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Virginia Students Design the Future of Travel

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Courtesy of VCU College of Engineering
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SpaceX is a company run by Elon Musk. It’s made headlines for revolutionizing space travel. But the company is also focused on travel right here on Earth, a high-speed futuristic train called the Hyperloop.

It doesn’t exist yet, but college students around the world have done their part to inch the Hyperloop closer to reality by taking part in an international design competition. And two of the twenty teams that are worldwide finalists are from Virginia.

Imagine boarding a train that travels through an airless tube. No air means no resistance. And that means high speed. You board in DC, and 30 minutes later - bam - New York City.

Patrick Welch doesn’t just have to imagine it. He gets to build it.

“The speed that they’re trying to get hyperloops up to is 700 miles an hour,” Welch says. “Over 700 miles an hour.”

Welch is a mechanical engineering student at Virginia Commonwealth University and a member of the Hyperloop team at VCU.

In a makerspace in downtown Richmond the team is designing a 6 foot prototype pod. It will be made of fiberglass, with an internal propulsion system fueled by battery.

Welch says the simplicity of the idea inspires him. And as an environmentalist, he’s motivated to do something that doesn’t cause more destruction to the world

“But puts us in a more forward direction,” Welch says.

Teams from VCU and Virginia Tech have already made it through two rounds of competition. Now they’re each one of twenty teams that have made it to the final stage. Only 11 of those are even from the U.S.

 

 

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Credit Courtesy of VCU College of Engineering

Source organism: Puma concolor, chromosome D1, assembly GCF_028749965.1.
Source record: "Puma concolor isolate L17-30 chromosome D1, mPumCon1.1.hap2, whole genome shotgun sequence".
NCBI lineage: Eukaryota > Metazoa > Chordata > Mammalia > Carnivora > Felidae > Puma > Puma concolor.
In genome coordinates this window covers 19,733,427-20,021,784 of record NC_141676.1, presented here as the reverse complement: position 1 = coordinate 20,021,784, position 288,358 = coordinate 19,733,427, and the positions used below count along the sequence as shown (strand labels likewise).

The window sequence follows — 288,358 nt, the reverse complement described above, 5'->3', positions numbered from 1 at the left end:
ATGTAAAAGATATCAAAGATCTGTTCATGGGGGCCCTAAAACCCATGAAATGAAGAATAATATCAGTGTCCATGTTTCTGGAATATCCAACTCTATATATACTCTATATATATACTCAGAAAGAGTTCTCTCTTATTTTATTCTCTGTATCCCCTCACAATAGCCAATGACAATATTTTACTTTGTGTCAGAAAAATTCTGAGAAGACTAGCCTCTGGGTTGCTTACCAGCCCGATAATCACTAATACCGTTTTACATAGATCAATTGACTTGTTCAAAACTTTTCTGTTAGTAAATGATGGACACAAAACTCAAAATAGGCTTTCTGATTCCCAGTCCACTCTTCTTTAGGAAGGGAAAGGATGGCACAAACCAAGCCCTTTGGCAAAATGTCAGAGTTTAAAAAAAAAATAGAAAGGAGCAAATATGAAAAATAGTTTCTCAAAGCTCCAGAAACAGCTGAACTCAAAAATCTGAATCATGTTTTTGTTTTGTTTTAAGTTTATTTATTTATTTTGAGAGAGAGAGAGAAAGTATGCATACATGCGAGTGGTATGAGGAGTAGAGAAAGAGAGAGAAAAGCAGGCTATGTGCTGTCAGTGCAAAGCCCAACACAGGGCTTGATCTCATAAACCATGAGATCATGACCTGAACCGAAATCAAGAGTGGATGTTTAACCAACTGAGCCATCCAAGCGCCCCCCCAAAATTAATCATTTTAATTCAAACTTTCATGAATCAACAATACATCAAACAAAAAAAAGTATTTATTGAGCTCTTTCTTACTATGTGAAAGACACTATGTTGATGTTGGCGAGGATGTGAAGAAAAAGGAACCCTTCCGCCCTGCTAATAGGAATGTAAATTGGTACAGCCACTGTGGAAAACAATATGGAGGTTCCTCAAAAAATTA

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Arthur Chadwick, President of the VCU Hyperloop Team, holds a small model of their pod.

Arthur Chadwick, President of the VCU Team and a junior in mechanical engineering, remembers getting the email saying they’d made it through.

“It was crazy. Starting from square one talking about a concept, ideating, designing and then creating a product,” Chadwick says. “It’s rewarding, very rewarding.”

Now  the VCU team is now sprinting towards the finish line. The design is done and now it is all about construction.

They’re working 15 hour days fueled by caffeine through an IV, they joke, and companionship. Less of a joke.

“You get really close to everyone when you realize that we have a clear vision for this project and you know all of us want to get there,” Chadwick says. “All of us have our different ways of getting there, but we’re ok with going any direction in order to get there.”

The team has been working together for almost a year, and includes designers, computer scientists, engineers, and business students. Their looming deadline is the final competition in California.  

To get there they need to finish construction and raise money. The project has been structured like a business. Harrison Powers, a junior in accounting, is in charge of fundraising.  

“We just need money to build the pod. It’s not technically a part of the competition. But at the same time it’s not going to be free,” Power explains. “We’ve got to pay for the metal, we’ve got to pay for parts that we can’t manufacture ourselves.”

The team unveils its pod later this month. Then it’s off to California where the fastest prototype will win the Hyperloop competition.

 

Correction: An earlier version of this story said Harrison Powers was in charge of marketing and fundraising. He is  in charge of fundraising, but not marketing. 

 
This report, provided by Virginia Public Radio, was made possible with support from the Virginia Education Association.
 
 

Mallory Noe-Payne is Radio IQ's Richmond reporter and bureau chief. She's covered policy and politics from the state capital since 2016. She was a 2020-2021 recipient of the Fulbright Young Journalist Award. She spent a year in Munich, Germany researching memory, justice, and how a society can collectively confront its sins. Her Virginia-based coverage of home healthcare workers, voting rights, and Richmond’s Slave Trail have won national news awards.